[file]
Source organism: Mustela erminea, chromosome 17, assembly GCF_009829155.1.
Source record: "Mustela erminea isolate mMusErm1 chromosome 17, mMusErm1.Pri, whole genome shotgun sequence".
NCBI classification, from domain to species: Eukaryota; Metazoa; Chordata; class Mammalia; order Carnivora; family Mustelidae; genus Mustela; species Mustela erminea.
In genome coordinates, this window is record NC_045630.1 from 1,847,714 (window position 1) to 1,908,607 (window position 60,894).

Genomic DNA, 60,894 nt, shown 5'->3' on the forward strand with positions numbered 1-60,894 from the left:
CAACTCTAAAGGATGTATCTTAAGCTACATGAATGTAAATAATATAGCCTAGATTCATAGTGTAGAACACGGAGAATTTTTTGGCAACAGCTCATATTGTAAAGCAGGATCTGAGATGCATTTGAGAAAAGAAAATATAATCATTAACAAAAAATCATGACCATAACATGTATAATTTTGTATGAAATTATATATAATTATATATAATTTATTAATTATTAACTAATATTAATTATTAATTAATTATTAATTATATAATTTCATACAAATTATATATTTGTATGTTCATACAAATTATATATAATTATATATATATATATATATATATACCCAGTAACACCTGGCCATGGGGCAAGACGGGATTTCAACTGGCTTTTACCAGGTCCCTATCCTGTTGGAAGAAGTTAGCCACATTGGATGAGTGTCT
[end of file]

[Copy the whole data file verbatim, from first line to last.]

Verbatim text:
Source organism: Mustela erminea, chromosome 17, assembly GCF_009829155.1.
Source record: "Mustela erminea isolate mMusErm1 chromosome 17, mMusErm1.Pri, whole genome shotgun sequence".
NCBI classification, from domain to species: Eukaryota; Metazoa; Chordata; class Mammalia; order Carnivora; family Mustelidae; genus Mustela; species Mustela erminea.
In genome coordinates, this window is record NC_045630.1 from 1,847,714 (window position 1) to 1,908,607 (window position 60,894).

Genomic DNA, 60,894 nt, shown 5'->3' on the forward strand with positions numbered 1-60,894 from the left:
CAACTCTAAAGGATGTATCTTAAGCTACATGAATGTAAATAATATAGCCTAGATTCATAGTGTAGAACACGGAGAATTTTTTGGCAACAGCTCATATTGTAAAGCAGGATCTGAGATGCATTTGAGAAAAGAAAATATAATCATTAACAAAAAATCATGACCATAACATGTATAATTTTGTATGAAATTATATATAATTATATATAATTTATTAATTATTAACTAATATTAATTATTAATTAATTATTAATTATATAATTTCATACAAATTATATATTTGTATGTTCATACAAATTATATATAATTATATATATATATATATATATATACCCAGTAACACCTGGCCATGGGGCAAGACGGGATTTCAACTGGCTTTTACCAGGTCCCTATCCTGTTGGAAGAAGTTAGCCACATTGGATGAGTGTCT